Changes in irrigation accounted for a substantial part of the national decline in water use. (Brian van der Brug / Los Angeles Times)
Americans recently passed a milestone when federal officials reported that water use across the nation had reached its lowest level in more than 45 years: good news for the environment, great news in times of drought and a major victory for conservation.
What was surprising in the U.S. Geological Survey report released last week was how little of the 13% decline in national water usage was due to the public cutting back.
In drought-stricken areas, such as California and other states across the West, consumers are used to frequent warnings about the need to save water. Dry public fountains, limits on lawn watering and official requests for shorter showers have all been aimed at reducing water use at a time when reservoirs are shrinking and streams are running dry.
But it turns out that the public reduced water use by only about 5% from 2005 to 2010, the most recent period measured by the USGS.
The overwhelming savings came from big-scale industrial uses, government investigators found.
Molly Maupin, USGS hydrologist and lead author of the latest water survey, said about 75% of the decline in overall water usage is attributable to changes in electricity generation, and an additional 20% is due to new efficiencies in irrigation.
“Irrigation withdrawals in the United States continued to decline since 2005, and more croplands were reported as using higher-efficiency irrigation systems in 2010,” Maupin said. “Shifts toward more sprinkler and micro-irrigation systems nationally and declining withdrawals in the West have contributed to a drop in the national average.”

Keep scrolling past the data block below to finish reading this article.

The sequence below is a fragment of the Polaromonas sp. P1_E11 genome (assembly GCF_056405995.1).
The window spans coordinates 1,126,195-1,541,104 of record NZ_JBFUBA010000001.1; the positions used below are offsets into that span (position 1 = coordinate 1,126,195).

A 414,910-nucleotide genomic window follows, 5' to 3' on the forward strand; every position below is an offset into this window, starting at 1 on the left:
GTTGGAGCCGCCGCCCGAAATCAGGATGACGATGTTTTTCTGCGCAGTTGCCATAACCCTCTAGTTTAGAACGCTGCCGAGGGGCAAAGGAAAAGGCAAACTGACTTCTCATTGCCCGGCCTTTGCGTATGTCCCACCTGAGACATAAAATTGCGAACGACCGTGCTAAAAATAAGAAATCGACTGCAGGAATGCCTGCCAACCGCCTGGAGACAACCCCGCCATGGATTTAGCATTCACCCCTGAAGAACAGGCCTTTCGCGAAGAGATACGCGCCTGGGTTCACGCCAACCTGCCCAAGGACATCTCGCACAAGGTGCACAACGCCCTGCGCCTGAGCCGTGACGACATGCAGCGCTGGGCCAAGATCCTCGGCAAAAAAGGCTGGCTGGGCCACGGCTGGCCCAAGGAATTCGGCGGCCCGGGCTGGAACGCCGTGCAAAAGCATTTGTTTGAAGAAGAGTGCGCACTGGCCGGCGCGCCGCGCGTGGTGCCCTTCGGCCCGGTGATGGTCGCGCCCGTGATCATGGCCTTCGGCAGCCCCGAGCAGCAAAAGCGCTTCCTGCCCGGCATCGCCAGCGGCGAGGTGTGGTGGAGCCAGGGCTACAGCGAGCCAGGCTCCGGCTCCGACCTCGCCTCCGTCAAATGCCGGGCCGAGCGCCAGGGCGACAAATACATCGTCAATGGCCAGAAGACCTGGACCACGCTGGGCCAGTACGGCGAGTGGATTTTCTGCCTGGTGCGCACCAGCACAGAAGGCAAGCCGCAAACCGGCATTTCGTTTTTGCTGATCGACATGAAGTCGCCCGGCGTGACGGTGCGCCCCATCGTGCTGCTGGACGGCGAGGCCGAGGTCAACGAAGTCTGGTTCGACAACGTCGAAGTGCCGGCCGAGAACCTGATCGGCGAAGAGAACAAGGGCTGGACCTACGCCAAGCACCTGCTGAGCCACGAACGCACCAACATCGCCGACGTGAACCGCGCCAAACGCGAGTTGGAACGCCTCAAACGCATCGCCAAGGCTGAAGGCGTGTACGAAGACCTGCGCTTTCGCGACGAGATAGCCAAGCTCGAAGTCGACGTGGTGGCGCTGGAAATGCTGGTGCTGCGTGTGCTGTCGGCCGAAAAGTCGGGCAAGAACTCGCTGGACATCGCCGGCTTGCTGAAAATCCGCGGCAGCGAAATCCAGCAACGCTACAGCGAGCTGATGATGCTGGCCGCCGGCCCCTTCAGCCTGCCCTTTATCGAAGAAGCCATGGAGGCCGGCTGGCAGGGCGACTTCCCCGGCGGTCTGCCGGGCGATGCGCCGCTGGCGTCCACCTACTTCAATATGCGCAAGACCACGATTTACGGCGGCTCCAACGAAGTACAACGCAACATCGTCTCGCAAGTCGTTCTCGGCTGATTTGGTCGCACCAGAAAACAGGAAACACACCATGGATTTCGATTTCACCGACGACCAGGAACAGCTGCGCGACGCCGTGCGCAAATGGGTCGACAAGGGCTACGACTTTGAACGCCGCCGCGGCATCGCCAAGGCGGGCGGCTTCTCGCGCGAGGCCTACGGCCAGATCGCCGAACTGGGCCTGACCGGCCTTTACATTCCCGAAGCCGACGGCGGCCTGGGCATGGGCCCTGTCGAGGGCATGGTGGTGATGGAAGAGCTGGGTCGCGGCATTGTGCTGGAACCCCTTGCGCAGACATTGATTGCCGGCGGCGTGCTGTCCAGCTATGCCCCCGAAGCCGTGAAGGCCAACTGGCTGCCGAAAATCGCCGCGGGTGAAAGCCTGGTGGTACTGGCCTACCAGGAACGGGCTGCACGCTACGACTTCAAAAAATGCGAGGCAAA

Still, the 5% reduction in public water use is important because it happened even as the population increased by about 4% and the number of people who had access to public water grew.
Per capita use declined to 89 gallons per day in 2010 from 100 gallons in 2005.
“Public supply’s decline was significant because it was the first time we have seen that,” said Maupin, who cautioned that it is difficult to pinpoint the exact reasons for the decrease. “We are reluctant to say cause and effect because there are so many variables. Surely there is some level of conservation,” she said of efforts to curb personal use. “We don’t know how much.”
In any case, industrial water use is key to understanding the overall decline.
In some cases, manufacturers have adopted techniques such as recycling of water to help lower costs. The 2007-09 recession brought downturns in production, and subsequent reductions in the amount of water needed to cool machines.
A crucial factor, the USGS found, was an increase in the number of power plants built or converted since the 1970s that use more efficient cooling-system technologies. Surveyors based their consumption estimates on flows in and out of 1,290 power plants.
Overall in the U.S., about 355 billion gallons of groundwater and surface water were used per day in 2010, compared with 410 billion a day in 2005.
Twelve states accounted for more than 50% of total water withdrawals. The largest was California, followed by Texas, Idaho, Florida, Illinois, North Carolina, Arkansas, Colorado, Michigan, New York, Alabama and Ohio.
California accounted for 11% of the total withdrawals. Still, the state, the nation’s top agricultural producer in terms of cash receipts, was able to sharply cut water use.
Californians in 2010 used an estimated 38 billion gallons of water a day, compared with 46 billion a day in 2005. The reduced use of surface water accounted for the savings; groundwater withdrawals were actually up because of the drought, which forced farmers to increase their reliance on irrigation.
Still, the overall savings was enough to give a big bump to the nation’s conservation picture.
“What happens in California has an impact on the national trends,” Maupin said.